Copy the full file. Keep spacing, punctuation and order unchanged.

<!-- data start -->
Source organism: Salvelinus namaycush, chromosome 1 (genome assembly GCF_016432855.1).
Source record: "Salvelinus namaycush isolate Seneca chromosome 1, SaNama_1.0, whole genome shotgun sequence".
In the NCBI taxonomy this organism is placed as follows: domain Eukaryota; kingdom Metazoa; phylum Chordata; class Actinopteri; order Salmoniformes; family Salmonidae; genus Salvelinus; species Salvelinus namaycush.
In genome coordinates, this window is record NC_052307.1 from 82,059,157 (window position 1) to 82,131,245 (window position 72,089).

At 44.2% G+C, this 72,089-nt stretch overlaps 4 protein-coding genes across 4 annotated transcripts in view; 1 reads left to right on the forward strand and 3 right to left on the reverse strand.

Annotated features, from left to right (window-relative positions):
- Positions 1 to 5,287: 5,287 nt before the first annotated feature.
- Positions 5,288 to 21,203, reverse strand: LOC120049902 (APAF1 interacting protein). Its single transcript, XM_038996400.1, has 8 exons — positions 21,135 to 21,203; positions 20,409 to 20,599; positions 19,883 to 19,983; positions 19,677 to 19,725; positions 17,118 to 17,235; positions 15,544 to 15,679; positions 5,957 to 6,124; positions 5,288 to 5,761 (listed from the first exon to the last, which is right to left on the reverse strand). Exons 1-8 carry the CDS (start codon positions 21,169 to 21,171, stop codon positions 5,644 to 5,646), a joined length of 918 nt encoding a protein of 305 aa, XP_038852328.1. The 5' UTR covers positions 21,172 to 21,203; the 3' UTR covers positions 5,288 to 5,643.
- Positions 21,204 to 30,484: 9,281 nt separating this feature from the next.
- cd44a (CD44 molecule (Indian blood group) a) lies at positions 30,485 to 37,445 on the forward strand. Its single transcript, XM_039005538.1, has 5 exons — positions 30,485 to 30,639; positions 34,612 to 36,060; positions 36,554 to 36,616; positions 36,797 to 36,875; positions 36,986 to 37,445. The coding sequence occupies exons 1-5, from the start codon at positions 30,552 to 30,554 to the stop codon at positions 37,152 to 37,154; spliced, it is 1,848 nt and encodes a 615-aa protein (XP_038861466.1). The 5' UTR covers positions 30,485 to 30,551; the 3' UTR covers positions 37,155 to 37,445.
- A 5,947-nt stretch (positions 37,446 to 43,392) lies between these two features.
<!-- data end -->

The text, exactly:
Source organism: Salvelinus namaycush, chromosome 1 (genome assembly GCF_016432855.1).
Source record: "Salvelinus namaycush isolate Seneca chromosome 1, SaNama_1.0, whole genome shotgun sequence".
In the NCBI taxonomy this organism is placed as follows: domain Eukaryota; kingdom Metazoa; phylum Chordata; class Actinopteri; order Salmoniformes; family Salmonidae; genus Salvelinus; species Salvelinus namaycush.
In genome coordinates, this window is record NC_052307.1 from 82,059,157 (window position 1) to 82,131,245 (window position 72,089).

At 44.2% G+C, this 72,089-nt stretch overlaps 4 protein-coding genes across 4 annotated transcripts in view; 1 reads left to right on the forward strand and 3 right to left on the reverse strand.

Annotated features, from left to right (window-relative positions):
- Positions 1 to 5,287: 5,287 nt before the first annotated feature.
- Positions 5,288 to 21,203, reverse strand: LOC120049902 (APAF1 interacting protein). Its single transcript, XM_038996400.1, has 8 exons — positions 21,135 to 21,203; positions 20,409 to 20,599; positions 19,883 to 19,983; positions 19,677 to 19,725; positions 17,118 to 17,235; positions 15,544 to 15,679; positions 5,957 to 6,124; positions 5,288 to 5,761 (listed from the first exon to the last, which is right to left on the reverse strand). Exons 1-8 carry the CDS (start codon positions 21,169 to 21,171, stop codon positions 5,644 to 5,646), a joined length of 918 nt encoding a protein of 305 aa, XP_038852328.1. The 5' UTR covers positions 21,172 to 21,203; the 3' UTR covers positions 5,288 to 5,643.
- Positions 21,204 to 30,484: 9,281 nt separating this feature from the next.
- cd44a (CD44 molecule (Indian blood group) a) lies at positions 30,485 to 37,445 on the forward strand. Its single transcript, XM_039005538.1, has 5 exons — positions 30,485 to 30,639; positions 34,612 to 36,060; positions 36,554 to 36,616; positions 36,797 to 36,875; positions 36,986 to 37,445. The coding sequence occupies exons 1-5, from the start codon at positions 30,552 to 30,554 to the stop codon at positions 37,152 to 37,154; spliced, it is 1,848 nt and encodes a 615-aa protein (XP_038861466.1). The 5' UTR covers positions 30,485 to 30,551; the 3' UTR covers positions 37,155 to 37,445.
- A 5,947-nt stretch (positions 37,446 to 43,392) lies between these two features.